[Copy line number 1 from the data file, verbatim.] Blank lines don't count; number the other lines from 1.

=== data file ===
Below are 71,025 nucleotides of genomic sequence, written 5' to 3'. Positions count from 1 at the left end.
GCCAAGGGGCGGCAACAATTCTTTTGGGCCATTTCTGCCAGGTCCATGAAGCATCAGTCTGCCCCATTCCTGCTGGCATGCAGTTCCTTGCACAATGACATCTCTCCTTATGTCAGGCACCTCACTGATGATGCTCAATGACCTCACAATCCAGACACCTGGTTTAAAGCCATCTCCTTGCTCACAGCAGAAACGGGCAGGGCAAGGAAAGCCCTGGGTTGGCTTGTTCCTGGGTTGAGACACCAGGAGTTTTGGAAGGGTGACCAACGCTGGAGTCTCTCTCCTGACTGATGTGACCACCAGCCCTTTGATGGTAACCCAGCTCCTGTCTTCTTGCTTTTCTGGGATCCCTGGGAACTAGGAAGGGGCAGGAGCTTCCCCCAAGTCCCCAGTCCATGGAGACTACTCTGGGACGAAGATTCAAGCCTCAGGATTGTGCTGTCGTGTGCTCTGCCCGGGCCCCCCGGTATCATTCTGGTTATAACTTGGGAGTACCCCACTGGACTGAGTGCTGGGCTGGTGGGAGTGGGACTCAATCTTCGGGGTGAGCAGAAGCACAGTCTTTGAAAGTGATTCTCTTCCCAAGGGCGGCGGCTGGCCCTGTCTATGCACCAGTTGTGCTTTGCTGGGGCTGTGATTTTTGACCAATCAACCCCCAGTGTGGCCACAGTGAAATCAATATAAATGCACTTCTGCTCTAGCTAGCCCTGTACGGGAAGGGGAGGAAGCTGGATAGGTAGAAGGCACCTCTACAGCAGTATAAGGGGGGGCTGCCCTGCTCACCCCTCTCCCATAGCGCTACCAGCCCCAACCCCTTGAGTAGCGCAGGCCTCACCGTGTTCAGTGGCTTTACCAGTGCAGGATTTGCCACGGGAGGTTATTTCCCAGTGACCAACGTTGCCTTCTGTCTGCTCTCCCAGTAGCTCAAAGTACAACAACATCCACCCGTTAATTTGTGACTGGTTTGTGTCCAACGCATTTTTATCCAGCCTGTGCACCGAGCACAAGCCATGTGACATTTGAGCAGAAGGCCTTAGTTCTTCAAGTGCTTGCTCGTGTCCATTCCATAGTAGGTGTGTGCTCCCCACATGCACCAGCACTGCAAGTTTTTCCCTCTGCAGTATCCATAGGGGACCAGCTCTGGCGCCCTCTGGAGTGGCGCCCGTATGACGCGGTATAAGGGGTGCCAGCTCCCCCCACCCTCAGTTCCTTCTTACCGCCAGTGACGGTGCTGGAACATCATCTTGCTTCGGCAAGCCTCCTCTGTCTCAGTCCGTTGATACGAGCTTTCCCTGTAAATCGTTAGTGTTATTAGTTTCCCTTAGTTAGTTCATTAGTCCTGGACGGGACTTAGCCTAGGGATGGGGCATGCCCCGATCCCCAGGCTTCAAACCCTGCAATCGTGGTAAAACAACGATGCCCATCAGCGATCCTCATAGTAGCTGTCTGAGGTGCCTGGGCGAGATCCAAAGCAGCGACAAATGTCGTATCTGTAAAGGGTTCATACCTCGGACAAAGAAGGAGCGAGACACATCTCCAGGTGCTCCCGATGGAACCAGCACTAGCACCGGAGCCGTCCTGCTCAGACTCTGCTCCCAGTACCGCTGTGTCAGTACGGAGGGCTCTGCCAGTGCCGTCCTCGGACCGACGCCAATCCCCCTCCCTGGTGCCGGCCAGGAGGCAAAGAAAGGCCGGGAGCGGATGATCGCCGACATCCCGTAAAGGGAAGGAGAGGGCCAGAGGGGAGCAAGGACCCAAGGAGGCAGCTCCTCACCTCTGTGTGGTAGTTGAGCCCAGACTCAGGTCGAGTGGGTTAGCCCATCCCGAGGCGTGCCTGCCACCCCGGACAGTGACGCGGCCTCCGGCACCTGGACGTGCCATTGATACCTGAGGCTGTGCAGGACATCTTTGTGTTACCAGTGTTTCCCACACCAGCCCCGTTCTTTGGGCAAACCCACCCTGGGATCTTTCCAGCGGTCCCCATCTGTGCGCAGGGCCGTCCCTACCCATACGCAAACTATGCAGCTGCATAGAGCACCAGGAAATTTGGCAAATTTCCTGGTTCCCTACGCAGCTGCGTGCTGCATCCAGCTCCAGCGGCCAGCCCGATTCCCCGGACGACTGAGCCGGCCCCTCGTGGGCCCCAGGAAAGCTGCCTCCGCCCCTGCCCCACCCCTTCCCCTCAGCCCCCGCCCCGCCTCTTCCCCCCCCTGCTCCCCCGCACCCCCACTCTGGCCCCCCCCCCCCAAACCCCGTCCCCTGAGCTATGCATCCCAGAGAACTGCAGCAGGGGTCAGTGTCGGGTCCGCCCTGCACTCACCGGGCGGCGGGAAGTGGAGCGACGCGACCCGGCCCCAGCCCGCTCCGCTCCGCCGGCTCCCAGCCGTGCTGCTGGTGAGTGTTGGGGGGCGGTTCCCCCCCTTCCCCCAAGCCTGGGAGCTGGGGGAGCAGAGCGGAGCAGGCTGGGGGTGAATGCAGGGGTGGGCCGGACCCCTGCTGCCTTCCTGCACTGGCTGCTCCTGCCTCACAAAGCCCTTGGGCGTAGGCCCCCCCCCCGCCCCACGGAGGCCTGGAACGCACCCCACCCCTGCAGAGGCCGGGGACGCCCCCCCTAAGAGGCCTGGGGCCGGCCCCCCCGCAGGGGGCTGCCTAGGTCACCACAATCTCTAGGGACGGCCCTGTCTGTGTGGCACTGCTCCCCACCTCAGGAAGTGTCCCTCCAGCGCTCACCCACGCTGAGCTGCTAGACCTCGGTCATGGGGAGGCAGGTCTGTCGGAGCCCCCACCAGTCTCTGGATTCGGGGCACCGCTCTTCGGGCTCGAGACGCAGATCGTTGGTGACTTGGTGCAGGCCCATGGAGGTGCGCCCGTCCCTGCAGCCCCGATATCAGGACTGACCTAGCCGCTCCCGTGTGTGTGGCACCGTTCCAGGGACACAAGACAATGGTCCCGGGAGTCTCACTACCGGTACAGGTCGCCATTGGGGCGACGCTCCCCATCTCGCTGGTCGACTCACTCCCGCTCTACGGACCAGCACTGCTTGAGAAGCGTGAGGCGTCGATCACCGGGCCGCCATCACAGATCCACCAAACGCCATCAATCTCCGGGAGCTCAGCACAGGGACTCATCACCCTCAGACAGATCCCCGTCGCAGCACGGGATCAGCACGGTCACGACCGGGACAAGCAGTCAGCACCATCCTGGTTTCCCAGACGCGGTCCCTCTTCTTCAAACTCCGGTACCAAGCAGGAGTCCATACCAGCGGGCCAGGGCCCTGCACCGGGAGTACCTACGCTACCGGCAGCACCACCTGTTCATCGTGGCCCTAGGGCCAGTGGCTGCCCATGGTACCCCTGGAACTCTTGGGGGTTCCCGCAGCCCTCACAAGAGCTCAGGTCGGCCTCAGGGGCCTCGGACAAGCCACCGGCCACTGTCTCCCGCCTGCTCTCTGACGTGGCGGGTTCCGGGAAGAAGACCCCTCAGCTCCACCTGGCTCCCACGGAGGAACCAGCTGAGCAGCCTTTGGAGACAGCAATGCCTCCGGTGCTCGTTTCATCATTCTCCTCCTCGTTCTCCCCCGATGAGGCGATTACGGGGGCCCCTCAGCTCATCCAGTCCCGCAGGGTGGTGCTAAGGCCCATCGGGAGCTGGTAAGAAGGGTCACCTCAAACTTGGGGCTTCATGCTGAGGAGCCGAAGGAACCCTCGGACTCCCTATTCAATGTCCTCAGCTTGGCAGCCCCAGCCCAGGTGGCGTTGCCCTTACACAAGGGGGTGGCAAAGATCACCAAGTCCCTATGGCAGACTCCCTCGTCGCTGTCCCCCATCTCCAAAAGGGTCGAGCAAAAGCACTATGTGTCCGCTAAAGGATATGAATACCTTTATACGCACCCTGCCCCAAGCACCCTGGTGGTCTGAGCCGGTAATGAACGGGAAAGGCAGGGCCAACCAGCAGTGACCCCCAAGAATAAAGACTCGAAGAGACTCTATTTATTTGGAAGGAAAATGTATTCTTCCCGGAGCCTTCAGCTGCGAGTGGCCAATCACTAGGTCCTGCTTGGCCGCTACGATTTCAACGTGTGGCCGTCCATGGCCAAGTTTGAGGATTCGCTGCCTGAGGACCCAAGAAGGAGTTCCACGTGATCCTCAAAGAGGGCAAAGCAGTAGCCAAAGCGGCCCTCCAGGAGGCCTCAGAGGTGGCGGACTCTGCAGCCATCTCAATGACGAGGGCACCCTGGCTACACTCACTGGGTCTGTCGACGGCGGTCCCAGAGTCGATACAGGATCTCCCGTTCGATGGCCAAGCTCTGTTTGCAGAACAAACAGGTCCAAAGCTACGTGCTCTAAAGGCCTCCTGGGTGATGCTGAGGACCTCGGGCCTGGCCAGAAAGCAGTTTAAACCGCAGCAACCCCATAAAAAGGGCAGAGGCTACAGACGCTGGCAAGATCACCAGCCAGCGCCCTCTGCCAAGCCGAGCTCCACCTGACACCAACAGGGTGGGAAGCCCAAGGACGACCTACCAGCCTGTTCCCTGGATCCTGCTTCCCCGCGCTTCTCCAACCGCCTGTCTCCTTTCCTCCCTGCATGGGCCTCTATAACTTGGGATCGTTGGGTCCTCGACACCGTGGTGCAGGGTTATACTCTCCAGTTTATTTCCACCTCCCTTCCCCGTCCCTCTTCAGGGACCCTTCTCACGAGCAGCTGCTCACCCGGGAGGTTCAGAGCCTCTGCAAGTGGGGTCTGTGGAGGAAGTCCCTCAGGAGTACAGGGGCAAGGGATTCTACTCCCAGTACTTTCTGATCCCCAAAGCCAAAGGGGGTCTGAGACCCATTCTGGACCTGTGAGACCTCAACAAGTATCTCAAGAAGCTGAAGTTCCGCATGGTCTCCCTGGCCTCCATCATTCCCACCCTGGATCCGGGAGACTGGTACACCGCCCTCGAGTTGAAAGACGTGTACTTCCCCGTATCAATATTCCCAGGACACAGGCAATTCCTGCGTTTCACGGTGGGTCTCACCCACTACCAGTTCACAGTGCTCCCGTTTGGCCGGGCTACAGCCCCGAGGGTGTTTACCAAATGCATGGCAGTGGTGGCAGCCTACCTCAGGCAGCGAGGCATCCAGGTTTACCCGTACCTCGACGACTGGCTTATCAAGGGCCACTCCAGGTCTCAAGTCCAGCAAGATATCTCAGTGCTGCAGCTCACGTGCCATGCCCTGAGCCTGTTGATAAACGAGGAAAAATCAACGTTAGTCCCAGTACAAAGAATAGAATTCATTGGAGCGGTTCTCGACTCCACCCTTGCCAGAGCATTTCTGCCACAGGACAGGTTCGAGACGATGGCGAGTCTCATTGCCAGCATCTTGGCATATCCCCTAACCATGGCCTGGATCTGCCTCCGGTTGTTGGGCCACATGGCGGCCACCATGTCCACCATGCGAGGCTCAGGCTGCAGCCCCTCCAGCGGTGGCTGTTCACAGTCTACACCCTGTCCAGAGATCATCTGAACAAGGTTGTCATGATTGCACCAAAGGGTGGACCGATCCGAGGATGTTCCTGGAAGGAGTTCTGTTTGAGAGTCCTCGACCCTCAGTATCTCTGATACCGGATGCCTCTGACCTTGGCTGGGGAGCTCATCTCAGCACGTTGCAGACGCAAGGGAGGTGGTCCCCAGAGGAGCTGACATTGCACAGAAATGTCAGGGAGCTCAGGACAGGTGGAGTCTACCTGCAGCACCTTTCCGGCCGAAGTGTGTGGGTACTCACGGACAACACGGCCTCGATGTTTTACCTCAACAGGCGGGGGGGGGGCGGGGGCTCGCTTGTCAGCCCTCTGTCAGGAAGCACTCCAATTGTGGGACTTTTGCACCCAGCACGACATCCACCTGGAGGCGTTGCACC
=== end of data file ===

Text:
Below are 71,025 nucleotides of genomic sequence, written 5' to 3'. Positions count from 1 at the left end.